Andrade ‘Cien’ Almas vs Aleister Black

The last few months have seen Andrade Almas develop from a bland babyface performer into a cocky heel more reminiscent of his time as leader as Los Ingobernables in Mexico and Japan so, the fact he was set to square off against the biggest debuting character NXT has had in sometime fit perfectly.

Andrade Almas takes a kick from Aleister Black

Almas takes a kick from Black

Rising like Nosferatu on the entrance ramp, Aleister Black (previously known as Tommy End) has appeared as complete package from the start of his hype building and this only continued as he moved from his entrance and into the ring, taking in the atmosphere, crowd and his opponent from a cross-legged position in the middle of the squared circle.

Things started out with a good back and forth between the two competitors with hints and suggestions at what was to come with Black accentuating the strikes and Almas the cocky side of things as well as more holds.

After a faster paced middle section that saw Black hit a nice triangle type moonsault reminiscent of Kota Ibushi’s Golden Triangle the pace slowed and Almas got the upper hand.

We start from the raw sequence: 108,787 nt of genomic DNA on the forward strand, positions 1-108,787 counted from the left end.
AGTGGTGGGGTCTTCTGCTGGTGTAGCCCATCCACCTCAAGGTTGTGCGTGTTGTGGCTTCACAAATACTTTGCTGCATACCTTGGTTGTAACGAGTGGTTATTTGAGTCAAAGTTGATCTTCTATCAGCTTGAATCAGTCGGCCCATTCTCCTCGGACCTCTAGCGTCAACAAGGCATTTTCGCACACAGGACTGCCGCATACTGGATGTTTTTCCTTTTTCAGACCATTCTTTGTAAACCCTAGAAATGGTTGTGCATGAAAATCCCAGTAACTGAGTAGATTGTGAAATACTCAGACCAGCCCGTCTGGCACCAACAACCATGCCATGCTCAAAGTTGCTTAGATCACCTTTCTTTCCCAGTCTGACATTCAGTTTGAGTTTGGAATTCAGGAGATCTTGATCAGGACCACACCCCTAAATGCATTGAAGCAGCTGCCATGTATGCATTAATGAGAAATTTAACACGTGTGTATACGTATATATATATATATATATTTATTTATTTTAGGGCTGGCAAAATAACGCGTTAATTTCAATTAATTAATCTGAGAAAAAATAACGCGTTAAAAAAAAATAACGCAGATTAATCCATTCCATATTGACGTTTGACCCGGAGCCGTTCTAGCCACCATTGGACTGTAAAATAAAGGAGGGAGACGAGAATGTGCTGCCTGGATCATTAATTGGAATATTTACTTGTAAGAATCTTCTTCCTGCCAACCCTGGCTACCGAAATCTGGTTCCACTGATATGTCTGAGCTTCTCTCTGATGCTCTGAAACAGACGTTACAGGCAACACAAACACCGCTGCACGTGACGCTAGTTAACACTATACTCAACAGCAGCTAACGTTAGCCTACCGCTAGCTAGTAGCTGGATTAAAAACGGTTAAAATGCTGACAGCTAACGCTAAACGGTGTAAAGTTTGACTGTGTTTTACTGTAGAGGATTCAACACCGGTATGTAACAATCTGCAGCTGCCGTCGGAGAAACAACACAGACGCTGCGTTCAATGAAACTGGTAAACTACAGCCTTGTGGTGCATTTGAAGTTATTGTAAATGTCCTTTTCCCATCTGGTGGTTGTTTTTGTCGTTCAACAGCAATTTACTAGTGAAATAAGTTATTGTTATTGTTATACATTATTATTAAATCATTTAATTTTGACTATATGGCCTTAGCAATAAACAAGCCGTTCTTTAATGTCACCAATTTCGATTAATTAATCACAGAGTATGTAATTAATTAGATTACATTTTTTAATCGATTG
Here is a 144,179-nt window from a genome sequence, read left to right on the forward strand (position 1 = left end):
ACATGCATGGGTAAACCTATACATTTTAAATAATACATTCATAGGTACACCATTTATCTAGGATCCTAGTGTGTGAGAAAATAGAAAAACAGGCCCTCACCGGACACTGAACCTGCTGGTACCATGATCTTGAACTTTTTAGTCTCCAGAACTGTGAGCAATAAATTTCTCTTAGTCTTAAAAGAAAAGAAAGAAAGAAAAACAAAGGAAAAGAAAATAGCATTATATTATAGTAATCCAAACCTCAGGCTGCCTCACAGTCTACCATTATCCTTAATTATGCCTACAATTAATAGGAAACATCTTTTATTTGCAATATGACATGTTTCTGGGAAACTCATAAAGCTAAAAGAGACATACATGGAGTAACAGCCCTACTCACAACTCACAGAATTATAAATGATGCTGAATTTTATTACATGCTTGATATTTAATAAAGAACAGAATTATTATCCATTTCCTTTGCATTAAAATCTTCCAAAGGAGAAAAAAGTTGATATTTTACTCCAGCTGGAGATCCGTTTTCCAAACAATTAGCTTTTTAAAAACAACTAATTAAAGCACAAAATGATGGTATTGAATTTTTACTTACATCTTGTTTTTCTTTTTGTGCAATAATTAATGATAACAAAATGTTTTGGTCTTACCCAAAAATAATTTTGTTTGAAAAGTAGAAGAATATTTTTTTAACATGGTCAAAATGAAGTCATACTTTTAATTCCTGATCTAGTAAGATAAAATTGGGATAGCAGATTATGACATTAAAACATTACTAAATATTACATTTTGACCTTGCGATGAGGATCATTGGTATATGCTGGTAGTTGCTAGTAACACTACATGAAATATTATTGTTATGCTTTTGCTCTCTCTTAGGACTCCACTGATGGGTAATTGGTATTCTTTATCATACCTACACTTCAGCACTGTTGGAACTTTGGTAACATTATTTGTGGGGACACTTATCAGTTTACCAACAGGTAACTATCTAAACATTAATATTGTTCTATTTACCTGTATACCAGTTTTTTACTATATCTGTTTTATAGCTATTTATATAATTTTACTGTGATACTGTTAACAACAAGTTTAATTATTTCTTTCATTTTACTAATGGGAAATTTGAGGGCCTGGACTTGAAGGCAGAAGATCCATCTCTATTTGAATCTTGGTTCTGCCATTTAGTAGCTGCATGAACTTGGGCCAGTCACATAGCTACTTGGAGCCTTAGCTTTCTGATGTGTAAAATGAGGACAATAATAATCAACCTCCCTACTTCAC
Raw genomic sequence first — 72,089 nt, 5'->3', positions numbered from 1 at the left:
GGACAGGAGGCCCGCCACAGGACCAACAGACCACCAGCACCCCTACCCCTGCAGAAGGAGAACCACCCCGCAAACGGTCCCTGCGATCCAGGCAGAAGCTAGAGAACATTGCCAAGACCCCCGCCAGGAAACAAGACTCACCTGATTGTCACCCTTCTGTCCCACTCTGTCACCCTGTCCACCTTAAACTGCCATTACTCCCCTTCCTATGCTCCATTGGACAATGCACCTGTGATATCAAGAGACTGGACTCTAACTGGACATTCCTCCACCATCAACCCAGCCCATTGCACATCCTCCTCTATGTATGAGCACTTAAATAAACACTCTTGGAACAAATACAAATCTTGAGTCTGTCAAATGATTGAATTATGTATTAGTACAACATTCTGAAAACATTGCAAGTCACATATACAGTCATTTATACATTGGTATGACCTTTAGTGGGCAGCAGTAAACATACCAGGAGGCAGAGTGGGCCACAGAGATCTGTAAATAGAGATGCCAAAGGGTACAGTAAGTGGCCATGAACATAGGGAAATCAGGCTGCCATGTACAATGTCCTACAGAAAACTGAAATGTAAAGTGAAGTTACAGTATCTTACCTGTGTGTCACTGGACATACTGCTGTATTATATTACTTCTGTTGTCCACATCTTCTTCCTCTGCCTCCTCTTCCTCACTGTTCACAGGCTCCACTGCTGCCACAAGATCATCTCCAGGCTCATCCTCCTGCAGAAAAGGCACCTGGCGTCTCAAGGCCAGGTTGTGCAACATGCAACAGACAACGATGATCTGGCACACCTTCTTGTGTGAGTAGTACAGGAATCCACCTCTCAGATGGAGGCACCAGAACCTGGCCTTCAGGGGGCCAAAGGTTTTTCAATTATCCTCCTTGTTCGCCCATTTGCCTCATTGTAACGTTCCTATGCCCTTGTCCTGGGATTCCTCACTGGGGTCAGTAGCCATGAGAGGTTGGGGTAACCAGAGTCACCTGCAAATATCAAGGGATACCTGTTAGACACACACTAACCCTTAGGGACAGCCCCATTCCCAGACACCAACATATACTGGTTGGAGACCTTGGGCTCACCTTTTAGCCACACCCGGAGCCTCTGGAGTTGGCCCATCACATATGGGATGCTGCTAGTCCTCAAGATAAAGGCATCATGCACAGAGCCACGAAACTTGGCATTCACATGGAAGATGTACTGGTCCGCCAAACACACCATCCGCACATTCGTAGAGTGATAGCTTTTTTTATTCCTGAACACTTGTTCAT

A series of stiff kicks from Black turned the tide culminating with the Black Mass heel kick getting him his debut win.

In many ways this was reminiscent of a slightly lower level version of last year’s Nakamura/Zayn match but it did a great job showcasing both men and I don’t think it’ll be long before both could be involved at the top of the card as the inevitable post-WrestleMania shake up occurs.

NXT Tag Team Championships
Authors of Pain (Akam & Rezar) (c) vs The Revival (Dash Wilder & Scott Dawson) vs DIY (Johnny Gargano & Tomasso Ciampa)